including those offered by banks?
This resurgence of animal spirits, or “risk appetite”, can’t be
solely down to the credit and quantitative easing efforts of the G20’s
governments and central banks, but it must be a material factor. Which helps
answer the Bank’s own question, posed in its QE-for-beginners leaflet as a
test of success: “Is it cheaper and easier for companies and households
to borrow than it would otherwise have been?”
Handily for the Bank, no one can prove the counterfactual either way, but the
circumstantial evidence is there. Bond yields have been driven down, sharply
so last Thursday when the £50bn extension was announced, and that makes them
less attractive compared to equities and corporate bonds, just as the Bank
intended. The fact that, as the critics maintain, the money supply and
lending haven’t risen by as much as they ought in an ideal world ? also
undoubtedly true ? is surely just another reason for going even further,
which is now what the Bank has done.
The danger of a double dip, or W- shaped recession therefore remains, and
will, frankly, for as long as we have to deal with our overhang of debt. And
getting rid of our debt is what the authorities wish us to do to rebalance
the economy, but ? in true Augustinian style ? not yet. So we now have the
perverse situation of the Bank encouraging us to take on more debt at the
time we’ve decided to be sensible and start paying off the credit cards, the
overdraft and the career development loan.
The unsettling thought arises that the Bank may well be doing all the right
things now, but it has started doing them just a little late. There was a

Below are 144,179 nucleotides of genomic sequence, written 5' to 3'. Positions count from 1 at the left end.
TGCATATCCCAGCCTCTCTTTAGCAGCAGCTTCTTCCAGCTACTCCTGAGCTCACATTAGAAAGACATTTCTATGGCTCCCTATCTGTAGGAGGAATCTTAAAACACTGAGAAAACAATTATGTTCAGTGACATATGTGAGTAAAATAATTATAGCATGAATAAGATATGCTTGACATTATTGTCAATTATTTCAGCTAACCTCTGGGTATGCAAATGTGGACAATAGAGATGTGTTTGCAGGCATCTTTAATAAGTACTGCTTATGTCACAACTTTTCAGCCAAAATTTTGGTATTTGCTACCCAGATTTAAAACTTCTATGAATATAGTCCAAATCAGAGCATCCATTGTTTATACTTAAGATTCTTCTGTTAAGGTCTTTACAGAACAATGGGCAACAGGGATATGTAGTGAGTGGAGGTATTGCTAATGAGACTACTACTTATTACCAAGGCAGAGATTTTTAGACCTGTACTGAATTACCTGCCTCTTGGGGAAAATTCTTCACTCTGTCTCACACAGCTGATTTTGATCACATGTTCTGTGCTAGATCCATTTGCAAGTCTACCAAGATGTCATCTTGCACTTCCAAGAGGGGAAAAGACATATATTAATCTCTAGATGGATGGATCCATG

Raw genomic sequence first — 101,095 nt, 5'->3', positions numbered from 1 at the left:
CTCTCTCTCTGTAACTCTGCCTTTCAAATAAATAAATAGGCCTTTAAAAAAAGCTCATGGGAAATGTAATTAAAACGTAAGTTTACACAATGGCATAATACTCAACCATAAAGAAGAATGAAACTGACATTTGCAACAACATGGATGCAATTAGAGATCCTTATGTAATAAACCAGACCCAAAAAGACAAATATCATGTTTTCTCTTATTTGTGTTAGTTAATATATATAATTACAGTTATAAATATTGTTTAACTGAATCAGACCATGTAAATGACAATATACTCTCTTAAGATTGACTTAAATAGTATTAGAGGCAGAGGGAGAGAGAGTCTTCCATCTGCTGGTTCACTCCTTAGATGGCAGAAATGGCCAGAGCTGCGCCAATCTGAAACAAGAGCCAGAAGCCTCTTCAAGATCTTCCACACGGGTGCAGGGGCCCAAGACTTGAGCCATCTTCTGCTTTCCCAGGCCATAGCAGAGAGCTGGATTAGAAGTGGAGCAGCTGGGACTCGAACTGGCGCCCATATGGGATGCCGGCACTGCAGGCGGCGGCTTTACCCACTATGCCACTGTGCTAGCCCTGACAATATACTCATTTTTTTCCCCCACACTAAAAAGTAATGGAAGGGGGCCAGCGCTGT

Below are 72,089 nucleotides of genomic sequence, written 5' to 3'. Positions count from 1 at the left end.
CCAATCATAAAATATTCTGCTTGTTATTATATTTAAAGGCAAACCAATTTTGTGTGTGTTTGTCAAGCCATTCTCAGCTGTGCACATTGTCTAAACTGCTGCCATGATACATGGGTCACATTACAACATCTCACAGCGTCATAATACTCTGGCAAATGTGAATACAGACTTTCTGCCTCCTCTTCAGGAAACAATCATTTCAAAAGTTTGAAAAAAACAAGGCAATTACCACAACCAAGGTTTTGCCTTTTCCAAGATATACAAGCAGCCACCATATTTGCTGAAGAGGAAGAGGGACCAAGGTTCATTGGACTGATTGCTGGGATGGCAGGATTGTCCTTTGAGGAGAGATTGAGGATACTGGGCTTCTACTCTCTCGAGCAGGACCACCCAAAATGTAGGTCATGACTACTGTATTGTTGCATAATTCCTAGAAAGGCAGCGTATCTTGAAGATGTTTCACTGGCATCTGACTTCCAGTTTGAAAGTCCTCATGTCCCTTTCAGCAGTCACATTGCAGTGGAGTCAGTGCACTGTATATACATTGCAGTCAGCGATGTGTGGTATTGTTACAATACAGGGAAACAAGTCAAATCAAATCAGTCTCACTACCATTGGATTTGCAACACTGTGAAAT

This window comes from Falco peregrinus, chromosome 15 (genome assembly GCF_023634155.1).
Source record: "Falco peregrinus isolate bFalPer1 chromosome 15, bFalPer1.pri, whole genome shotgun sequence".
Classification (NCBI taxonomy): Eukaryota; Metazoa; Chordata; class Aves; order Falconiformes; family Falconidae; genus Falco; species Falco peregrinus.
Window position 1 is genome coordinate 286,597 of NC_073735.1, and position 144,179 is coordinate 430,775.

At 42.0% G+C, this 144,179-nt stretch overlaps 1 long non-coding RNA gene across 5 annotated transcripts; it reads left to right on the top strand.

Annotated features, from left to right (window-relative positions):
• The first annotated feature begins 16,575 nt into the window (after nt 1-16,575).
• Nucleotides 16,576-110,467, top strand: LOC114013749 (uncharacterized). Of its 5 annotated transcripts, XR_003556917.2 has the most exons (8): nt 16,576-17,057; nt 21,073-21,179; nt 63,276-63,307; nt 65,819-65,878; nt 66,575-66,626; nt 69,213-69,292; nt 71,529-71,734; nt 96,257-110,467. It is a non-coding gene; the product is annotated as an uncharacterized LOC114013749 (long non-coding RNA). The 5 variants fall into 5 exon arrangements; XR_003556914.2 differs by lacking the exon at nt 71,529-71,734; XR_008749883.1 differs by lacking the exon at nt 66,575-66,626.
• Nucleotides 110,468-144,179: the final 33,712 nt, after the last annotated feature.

crucial “lost” period for policy. The six months between the
collapse of Lehman Brothers and the launch of quantitative easing witnessed
many radical moves, including the £37bn recapitalisation of our banks and
the slashing of the Bank Rate to 0.5 per cent, the lowest since the Bank was
founded in 1694. It may well be, as the Bank argues, that things would be
much worse now without quantitative easing, but one can’t help wondering if
they could have gotten away with doing less, but earlier. Then again, I
admit, predicting the past is an awful lot easier than predicting the future.
Even the scrappage subsidy can’t take the shine off used cars
The car is usually said to be the second most expensive asset purchased by
most individuals, after their home. It might more accurately said that a
second-hand car is the second most important item most of us buy, given that
sales of used vehicles far outstrip those of new cars. The news on the
scrappage scheme last week was good ? that is, for those who buy new or
almost-new cars, though it has to be said that Korean makers such as Hyundai
are enjoying the most benefit, though they don’t make cars here.
The news is not so good for those of us who wouldn’t dream of buying new.
British Car Auctions says that the average value of used cars is up for the
ninth successive month. Second-hand car prices went up again in July, by 3
per cent, and the price of the average used car has breached the £6,000
barrier for the first time. The annual increase in older car prices stands
at a remarkable £1,079, or 21.8 per cent, way ahead of new-car price
inflation. Used-car prices have been bucking the market.
Of course, that covers a multitude of motors, from barely used Ferraris and
Rolls-Royces with price tags well into six figures, to those old Nissan
Micras that just refuse to lie down and die (still worth a few hundred
pounds, if they’ve got an MOT). But it is interesting that the average
used-car price has now crept up to overtake the list prices of many budget
hatches, and even more once the £2,000 benefit of the scrappage scheme is
One can only assume that the impact of the credit crunch has made more of us
switch from new to used. Maybe we now realise what those in the trade have
long known; that the biggest single cost in running a car is invariably
depreciation, and most new cars lose 20 per cent of their value the moment
they leave the showroom. More and more of us, strapped for cash, are turning
to used cars as a way of avoiding that depreciation trap. Modern cars are
built so much better than their predecessors that it is a slight mystery to
me as to why anyone buys new, even with the scrappage subsidy.